A single hormone directs body’s responses to low-protein diet: Mice live longer and lose weight while eating more when FGF21 is present

A single hormone seems to coordinate the lifespan produced by a low protein diet.

A new study from the Pennington Biomedical Research Center, published in the journal Nature communicationfound that a reduction in the amount of protein in the diet resulted in a number of beneficial health outcomes, including a prolongation of life, and that these effects are due to a liver-derived metabolic hormone called Fibroblast Growth Factor 21 (FGF21).

It has long been known that reducing the amount you eat improves health and prolongs life, and there has been a growing interest in the possibility that reduced protein or amino acid intake contributes to this beneficial effect. Several recent studies suggest that diets that are low in protein, but not so low as to produce malnutrition, can improve health. Conversely, overconsumption of high-protein diets has been linked to increased mortality in certain age groups.

A few years ago, Pennington Biomedicals Neurosignaling Laboratory discovered that the metabolic hormone FGF21 was a key signal that linked the body to the brain during protein restriction. Without this signal, young mice failed to change their eating behavior or metabolism when put on a low-protein diet.

“Our data suggest that FGF21 talks to the brain, and that without this signal the mouse does not” know “that it is eating a low-protein diet. As a result, the mouse fails to adaptively change its metabolism or feeding behavior,” said Christopher Morrison, Ph.D. , Professor and Head of the Neurosignaling Lab.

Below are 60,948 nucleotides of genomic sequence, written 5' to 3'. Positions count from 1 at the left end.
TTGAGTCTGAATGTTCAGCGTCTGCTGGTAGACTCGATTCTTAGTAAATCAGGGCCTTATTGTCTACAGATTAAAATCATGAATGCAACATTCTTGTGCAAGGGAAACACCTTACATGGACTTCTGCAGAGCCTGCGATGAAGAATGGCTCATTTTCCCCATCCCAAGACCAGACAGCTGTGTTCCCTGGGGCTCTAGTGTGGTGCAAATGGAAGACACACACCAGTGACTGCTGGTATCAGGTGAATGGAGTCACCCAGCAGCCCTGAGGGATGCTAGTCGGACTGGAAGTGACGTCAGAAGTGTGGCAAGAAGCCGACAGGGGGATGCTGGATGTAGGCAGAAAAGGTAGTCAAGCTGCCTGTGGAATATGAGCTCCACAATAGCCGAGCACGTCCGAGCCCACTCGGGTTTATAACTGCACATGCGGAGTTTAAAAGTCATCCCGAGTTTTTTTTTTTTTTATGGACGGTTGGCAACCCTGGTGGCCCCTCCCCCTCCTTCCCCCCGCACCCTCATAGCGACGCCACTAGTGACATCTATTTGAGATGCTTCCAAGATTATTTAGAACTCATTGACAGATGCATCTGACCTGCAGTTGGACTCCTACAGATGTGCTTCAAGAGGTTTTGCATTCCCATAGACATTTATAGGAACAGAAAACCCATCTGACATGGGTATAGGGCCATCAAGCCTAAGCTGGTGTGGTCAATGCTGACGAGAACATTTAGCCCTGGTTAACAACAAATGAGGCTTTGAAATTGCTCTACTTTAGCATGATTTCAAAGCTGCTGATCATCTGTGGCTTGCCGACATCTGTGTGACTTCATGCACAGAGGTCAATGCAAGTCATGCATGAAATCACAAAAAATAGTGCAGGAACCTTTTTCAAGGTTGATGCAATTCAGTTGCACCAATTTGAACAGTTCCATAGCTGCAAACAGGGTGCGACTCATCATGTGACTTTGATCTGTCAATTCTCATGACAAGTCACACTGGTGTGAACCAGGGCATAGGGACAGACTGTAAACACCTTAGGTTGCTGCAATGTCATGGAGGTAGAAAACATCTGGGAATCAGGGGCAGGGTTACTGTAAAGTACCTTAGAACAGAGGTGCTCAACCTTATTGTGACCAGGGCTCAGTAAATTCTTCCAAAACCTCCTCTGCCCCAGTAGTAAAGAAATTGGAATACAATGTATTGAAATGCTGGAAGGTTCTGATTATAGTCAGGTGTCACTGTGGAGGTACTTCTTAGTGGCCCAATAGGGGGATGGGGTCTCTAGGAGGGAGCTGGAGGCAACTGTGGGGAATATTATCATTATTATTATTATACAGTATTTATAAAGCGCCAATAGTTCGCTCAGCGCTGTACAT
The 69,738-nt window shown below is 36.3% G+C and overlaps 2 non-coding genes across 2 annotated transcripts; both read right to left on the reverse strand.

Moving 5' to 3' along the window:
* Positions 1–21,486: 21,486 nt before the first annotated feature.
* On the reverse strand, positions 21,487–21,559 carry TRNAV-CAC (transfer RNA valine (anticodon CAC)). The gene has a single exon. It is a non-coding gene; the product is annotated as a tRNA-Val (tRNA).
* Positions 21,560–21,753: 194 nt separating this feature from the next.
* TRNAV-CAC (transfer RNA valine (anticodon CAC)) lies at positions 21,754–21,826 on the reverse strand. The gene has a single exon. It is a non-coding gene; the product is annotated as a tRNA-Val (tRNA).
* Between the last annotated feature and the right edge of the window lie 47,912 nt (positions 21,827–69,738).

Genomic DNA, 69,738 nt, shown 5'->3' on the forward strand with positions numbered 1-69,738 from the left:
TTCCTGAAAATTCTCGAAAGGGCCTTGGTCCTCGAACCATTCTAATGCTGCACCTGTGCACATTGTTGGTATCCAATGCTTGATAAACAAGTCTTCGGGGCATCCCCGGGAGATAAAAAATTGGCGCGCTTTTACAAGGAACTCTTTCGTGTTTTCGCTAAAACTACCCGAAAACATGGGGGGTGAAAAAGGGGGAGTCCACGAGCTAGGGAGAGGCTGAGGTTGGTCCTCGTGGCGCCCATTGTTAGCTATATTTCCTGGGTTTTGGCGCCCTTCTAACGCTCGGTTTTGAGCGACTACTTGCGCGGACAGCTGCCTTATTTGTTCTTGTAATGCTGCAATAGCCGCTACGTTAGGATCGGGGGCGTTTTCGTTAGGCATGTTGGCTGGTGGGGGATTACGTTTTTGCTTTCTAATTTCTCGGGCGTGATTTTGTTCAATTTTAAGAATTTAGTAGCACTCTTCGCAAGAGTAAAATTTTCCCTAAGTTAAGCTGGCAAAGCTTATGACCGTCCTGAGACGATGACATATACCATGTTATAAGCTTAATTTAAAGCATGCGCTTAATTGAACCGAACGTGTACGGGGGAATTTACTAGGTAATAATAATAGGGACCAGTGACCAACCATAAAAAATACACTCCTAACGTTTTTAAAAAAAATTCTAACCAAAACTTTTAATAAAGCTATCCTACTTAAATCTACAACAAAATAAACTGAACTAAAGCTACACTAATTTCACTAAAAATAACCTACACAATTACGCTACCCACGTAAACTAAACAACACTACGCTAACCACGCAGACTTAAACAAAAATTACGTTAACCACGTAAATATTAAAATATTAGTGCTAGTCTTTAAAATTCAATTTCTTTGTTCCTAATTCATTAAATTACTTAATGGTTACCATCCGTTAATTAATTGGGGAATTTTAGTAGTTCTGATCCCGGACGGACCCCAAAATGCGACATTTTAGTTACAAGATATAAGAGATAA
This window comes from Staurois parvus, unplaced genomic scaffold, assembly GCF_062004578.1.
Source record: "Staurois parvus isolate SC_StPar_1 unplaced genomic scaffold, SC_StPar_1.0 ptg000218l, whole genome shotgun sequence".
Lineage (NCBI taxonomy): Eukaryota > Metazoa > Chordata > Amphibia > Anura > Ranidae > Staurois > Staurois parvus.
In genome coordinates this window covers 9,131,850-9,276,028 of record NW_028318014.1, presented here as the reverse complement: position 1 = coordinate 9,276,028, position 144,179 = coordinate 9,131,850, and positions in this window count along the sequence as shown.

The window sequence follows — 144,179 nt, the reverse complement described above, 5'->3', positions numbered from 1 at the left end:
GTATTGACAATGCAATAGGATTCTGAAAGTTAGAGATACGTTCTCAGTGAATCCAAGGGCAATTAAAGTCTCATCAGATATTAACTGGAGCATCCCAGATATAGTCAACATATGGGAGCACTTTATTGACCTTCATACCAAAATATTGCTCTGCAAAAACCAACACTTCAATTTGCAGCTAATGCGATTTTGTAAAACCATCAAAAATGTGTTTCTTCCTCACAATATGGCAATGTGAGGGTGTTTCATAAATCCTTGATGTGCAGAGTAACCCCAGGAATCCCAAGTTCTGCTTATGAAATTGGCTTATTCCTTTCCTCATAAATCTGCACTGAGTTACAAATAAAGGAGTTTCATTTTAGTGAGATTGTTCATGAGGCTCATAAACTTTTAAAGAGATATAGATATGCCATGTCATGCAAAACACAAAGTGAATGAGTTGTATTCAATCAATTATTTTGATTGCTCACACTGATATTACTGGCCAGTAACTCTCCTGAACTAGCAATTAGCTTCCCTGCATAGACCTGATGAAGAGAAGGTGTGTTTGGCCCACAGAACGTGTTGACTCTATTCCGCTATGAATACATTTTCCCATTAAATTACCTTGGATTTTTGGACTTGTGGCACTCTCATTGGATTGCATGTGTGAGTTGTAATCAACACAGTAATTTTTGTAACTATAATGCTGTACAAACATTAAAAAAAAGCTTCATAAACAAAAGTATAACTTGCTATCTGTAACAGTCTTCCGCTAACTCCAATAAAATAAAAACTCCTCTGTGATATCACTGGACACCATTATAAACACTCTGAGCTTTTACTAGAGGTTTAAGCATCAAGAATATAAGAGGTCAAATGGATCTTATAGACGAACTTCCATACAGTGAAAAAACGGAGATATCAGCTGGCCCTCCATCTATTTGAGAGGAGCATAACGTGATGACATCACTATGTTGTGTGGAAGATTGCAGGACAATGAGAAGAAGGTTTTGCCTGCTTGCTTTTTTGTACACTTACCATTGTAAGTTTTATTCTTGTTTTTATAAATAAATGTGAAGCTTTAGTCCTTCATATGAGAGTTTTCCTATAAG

The group’s recent work, led by postdoctoral fellow Cristal M. Hill, Ph.D., shows that low-protein diets provide beneficial metabolic effects in aged mice, improve metabolic health, reduce weakness, and prolong life. These beneficial effects were also evident when protein intake decreased in middle-aged mice, which even protected against the disadvantages of obesity. Importantly, these beneficial effects were lost in mice lacking FGF21, suggesting that its effect on the brain is crucial for increasing health and longevity.

“We have previously shown that FGF21 acts in the brain to improve the metabolic health of young mice fed a low-protein diet. These new data extend this work by showing that FGF21 also improves metabolic health and prolongs life. Overall, these data provide clear evidence because FGF21 is the first known hormone that coordinates eating behavior and metabolic health to improve longevity during protein restriction, says Dr. Hill.

However, Dr. Hill said several questions remain. It is unclear exactly how these observations will be translated into aging people, but the hope is that this work will reveal new molecular and neural pathways that can be used to improve human health.

“This groundbreaking research has important implications for prolonging human health and longevity. If researchers can better understand how diets and nutritional hormones such as FGF21 work to prolong life, these findings could compensate for many of the health problems that occur in middle age and later,” says Pennington. Biomedical Executive Director John Kirwan, Ph.D.

This work was supported by National Institutes of Health grants R01DK105032, R01DK121370, R01DK123083 and F32DK115137. The content is the sole responsibility of the authors and does not necessarily represent the official views of the National Institutes of Health.

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